Argument-based evidence from the National Trust

Posted in: Comment, News and Updates

I've been reading the National Trust's long account of how its estate is mired in historic slavery and colonial exploitation.  Informative, but somewhat tendentious I felt.

Any large house that was occupied in the long 18th Century and up to mid-Victorian times could have similar stories told about and against its inhabitants as there was no way of escaping the implications of living at that time.  Just as there has been no way for us of escaping living in the age of oil and the problems that has caused for millions of people and the planet.  100 years from now, maybe even my modest house will find itself in a future little book of shame because of how I exploited the Earth, or how I was at least complicit in its exploitation – it's the same thing from the point of view of the account's authors

The acres of footnotes make this document out to be an academic one; well, maybe.  But if so, it's more UG than PhD.  I'm sure that the Trust would like us all to think that its arguments and conclusions are evidence-based, but in places it just presents evidence that suits its arguments.  And sometimes there is only assertion.  Take this about Wordsworth:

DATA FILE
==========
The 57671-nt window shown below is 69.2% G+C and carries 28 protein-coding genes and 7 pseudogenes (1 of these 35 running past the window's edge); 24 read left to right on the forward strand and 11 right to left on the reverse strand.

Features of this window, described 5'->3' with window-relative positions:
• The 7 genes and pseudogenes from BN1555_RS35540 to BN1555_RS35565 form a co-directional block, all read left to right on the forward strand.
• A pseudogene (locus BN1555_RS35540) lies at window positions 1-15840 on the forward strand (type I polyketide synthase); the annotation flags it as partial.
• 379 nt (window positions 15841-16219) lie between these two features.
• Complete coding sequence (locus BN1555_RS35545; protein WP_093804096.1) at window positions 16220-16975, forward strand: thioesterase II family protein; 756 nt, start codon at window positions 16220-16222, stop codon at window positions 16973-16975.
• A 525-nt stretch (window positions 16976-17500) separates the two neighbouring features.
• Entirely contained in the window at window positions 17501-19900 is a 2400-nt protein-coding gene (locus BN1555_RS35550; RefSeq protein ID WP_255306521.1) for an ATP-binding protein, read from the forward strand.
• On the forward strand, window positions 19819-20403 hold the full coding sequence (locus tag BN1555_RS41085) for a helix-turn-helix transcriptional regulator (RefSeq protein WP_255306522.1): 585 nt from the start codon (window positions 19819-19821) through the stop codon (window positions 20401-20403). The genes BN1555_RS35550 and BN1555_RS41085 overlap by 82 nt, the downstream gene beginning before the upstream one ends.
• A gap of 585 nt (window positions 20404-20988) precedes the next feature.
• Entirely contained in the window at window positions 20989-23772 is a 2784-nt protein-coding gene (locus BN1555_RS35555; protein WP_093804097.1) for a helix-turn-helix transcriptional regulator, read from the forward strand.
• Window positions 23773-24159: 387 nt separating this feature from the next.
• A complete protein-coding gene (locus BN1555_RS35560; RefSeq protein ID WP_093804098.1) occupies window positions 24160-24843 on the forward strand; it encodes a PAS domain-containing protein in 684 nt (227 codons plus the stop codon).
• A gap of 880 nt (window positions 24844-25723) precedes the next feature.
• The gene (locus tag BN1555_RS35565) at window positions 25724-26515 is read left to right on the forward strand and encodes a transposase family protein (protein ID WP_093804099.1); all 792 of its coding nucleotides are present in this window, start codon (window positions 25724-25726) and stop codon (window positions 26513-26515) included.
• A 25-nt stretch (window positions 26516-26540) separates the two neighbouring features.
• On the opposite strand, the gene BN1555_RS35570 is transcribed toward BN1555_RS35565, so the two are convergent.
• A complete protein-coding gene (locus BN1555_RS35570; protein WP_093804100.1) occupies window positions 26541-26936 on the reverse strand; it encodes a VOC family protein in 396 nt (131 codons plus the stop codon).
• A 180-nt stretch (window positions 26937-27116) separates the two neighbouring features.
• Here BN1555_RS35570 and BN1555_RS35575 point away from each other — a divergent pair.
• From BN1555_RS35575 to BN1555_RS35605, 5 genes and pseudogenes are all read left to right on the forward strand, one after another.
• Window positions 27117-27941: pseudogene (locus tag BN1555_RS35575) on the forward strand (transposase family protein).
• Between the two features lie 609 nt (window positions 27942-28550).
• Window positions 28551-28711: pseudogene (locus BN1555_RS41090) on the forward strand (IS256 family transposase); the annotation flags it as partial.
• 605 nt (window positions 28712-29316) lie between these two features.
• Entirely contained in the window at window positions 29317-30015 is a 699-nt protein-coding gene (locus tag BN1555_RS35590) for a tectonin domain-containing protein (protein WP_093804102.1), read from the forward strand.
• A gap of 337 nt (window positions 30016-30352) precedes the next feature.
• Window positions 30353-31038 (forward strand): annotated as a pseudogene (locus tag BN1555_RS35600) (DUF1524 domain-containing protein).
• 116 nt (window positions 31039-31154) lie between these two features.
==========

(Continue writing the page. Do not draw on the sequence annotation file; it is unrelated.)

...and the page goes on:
"The poet William Wordsworth (1770–1850) lived for a time at Allan Bank. He and his sister, writer Dorothy Wordsworth (1771–1855), are both known for expressing views in opposition to slavery.
Their brother, John Wordsworth (1772–1805), became Commander of the East India Company ship Earl of Abergavenny in 1801.  He captained two successful voyages to China, in which the family invested.  Wordsworth’s third voyage would have made the family a considerable sum, but the ship sank a few days into the journey, causing the death of John and many others."

The implication is that the Wordsworth's (W, D and other members of "the family") made money by investing in the East India Company's egregious activities, but it doesn't quite say this.   I have asked the Trust for the evidence they have linking W & D to any such investment.  I still await the long-promised outcome.


PS, it's absolutely no use looking at the NT website for details of the Wordsworth's short time at Allan Bank.  Why, I wondered, is Wikipedia much more informative.

Posted in: Comment, News and Updates


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